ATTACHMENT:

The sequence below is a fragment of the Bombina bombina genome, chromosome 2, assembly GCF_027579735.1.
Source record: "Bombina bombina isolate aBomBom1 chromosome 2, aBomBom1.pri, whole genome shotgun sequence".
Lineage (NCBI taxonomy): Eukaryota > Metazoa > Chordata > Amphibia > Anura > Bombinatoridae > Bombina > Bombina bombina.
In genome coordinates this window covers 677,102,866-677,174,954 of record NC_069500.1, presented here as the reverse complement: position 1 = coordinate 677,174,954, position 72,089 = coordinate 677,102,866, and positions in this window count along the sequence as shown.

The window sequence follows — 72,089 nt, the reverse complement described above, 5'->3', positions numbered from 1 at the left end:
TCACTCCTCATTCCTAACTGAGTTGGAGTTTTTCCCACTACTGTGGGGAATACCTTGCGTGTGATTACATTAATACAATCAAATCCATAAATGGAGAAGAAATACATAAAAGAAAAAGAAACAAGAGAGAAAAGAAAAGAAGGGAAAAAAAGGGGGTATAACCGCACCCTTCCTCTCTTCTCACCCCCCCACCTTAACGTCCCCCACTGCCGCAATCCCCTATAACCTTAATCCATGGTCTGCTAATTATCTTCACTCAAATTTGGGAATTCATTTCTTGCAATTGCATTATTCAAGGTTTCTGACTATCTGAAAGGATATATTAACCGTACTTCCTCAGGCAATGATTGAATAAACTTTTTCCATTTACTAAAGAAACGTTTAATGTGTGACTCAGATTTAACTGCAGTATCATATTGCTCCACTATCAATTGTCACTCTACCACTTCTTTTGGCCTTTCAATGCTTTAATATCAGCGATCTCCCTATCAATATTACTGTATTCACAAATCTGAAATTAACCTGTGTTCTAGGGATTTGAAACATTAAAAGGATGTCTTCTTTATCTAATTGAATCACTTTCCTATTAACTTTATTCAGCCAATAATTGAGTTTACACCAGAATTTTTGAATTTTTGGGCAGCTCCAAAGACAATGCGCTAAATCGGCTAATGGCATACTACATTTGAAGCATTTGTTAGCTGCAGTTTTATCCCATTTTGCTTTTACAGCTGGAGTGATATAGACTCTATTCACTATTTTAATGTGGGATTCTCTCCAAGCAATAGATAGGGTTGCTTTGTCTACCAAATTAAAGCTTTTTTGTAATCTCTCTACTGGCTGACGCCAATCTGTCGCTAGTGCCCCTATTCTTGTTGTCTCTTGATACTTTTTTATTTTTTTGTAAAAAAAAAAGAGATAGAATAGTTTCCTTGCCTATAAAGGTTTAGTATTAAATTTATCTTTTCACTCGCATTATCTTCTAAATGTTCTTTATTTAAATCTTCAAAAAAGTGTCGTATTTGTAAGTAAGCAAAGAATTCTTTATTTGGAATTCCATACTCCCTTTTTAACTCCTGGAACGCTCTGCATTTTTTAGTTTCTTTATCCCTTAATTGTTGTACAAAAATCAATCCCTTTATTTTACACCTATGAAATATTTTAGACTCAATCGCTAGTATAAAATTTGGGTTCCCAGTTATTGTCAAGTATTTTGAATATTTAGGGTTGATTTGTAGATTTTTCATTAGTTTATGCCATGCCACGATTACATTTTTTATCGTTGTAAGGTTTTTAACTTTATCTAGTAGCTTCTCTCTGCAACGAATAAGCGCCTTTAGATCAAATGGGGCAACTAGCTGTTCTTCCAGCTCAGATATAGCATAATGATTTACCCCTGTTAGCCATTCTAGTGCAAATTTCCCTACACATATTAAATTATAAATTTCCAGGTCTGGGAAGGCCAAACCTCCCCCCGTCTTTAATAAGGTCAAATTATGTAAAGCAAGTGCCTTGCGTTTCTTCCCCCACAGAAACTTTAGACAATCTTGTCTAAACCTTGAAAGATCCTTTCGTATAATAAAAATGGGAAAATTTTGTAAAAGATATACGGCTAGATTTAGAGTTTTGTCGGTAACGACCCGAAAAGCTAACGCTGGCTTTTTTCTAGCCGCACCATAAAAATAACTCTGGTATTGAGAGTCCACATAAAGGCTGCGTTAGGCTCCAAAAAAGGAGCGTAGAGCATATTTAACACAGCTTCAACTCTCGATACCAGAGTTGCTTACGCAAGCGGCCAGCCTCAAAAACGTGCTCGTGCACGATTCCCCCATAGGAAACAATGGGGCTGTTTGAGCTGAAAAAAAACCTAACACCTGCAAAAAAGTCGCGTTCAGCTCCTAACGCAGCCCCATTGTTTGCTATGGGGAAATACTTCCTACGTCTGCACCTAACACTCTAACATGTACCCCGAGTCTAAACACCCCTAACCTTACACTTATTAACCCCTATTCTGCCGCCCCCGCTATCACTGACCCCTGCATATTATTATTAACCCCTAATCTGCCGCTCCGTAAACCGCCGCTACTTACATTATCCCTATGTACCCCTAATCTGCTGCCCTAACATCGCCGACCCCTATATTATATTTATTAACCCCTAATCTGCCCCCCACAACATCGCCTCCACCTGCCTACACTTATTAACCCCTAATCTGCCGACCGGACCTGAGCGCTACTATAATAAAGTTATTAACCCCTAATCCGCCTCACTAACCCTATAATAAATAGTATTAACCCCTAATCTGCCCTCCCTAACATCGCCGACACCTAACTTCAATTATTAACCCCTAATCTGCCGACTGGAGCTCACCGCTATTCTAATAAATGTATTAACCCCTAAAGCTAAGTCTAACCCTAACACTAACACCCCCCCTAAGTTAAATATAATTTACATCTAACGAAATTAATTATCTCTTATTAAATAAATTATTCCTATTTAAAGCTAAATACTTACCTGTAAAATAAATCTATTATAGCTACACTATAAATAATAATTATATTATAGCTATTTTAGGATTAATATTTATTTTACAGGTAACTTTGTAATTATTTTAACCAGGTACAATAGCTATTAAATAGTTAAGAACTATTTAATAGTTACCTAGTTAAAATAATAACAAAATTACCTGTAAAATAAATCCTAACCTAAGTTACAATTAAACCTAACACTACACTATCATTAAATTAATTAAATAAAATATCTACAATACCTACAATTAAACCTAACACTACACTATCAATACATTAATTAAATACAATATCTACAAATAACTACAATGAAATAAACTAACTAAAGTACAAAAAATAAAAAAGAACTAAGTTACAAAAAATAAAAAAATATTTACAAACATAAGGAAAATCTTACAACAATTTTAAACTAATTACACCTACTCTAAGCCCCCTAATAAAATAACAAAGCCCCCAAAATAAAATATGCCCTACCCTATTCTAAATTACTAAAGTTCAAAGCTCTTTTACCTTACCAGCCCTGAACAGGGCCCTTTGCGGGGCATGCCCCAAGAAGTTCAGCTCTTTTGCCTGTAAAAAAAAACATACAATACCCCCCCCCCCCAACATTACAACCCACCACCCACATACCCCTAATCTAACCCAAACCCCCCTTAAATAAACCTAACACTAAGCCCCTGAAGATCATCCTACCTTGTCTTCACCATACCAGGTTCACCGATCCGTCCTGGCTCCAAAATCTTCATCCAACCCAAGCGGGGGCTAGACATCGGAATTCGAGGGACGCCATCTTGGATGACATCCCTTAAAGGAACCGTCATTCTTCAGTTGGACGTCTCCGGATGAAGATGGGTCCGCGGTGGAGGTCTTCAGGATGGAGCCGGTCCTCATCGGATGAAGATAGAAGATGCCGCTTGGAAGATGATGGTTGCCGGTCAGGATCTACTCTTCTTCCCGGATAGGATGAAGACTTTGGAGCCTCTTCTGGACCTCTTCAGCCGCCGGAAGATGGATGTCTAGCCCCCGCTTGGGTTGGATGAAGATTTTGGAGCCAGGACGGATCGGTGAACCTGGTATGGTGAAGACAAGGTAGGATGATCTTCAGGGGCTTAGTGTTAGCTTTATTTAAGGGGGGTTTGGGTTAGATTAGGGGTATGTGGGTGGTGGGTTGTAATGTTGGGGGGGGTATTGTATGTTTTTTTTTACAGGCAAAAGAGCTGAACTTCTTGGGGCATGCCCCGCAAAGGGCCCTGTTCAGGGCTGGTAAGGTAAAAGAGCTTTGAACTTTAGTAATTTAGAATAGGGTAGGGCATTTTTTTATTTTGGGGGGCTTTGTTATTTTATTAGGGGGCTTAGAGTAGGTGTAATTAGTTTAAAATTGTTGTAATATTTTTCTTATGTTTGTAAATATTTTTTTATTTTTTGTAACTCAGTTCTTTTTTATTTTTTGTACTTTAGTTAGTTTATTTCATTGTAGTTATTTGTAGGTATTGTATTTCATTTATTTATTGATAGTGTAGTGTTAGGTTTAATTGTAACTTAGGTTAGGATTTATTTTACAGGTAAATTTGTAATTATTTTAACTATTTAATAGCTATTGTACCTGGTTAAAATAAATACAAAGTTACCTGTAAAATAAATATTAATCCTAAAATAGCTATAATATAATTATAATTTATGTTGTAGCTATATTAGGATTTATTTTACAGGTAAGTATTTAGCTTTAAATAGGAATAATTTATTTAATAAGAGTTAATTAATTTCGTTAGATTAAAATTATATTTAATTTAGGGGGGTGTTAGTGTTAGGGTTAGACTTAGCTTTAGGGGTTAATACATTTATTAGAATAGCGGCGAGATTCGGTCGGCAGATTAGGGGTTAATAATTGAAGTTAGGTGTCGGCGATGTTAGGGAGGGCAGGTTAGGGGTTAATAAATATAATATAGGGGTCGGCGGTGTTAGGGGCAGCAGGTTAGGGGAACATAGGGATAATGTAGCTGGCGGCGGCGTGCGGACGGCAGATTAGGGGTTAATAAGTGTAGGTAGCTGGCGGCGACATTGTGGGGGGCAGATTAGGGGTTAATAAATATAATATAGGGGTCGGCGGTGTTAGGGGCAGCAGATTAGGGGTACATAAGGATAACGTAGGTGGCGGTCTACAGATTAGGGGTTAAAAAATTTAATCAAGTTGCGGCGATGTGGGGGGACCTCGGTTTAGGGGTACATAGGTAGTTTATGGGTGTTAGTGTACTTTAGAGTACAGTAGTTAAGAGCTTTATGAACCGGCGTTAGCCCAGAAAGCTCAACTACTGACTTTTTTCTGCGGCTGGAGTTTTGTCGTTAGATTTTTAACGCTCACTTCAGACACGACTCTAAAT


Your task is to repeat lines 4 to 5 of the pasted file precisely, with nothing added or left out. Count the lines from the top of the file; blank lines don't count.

In genome coordinates this window covers 677,102,866-677,174,954 of record NC_069500.1, presented here as the reverse complement: position 1 = coordinate 677,174,954, position 72,089 = coordinate 677,102,866, and positions in this window count along the sequence as shown.

The window sequence follows — 72,089 nt, the reverse complement described above, 5'->3', positions numbered from 1 at the left end: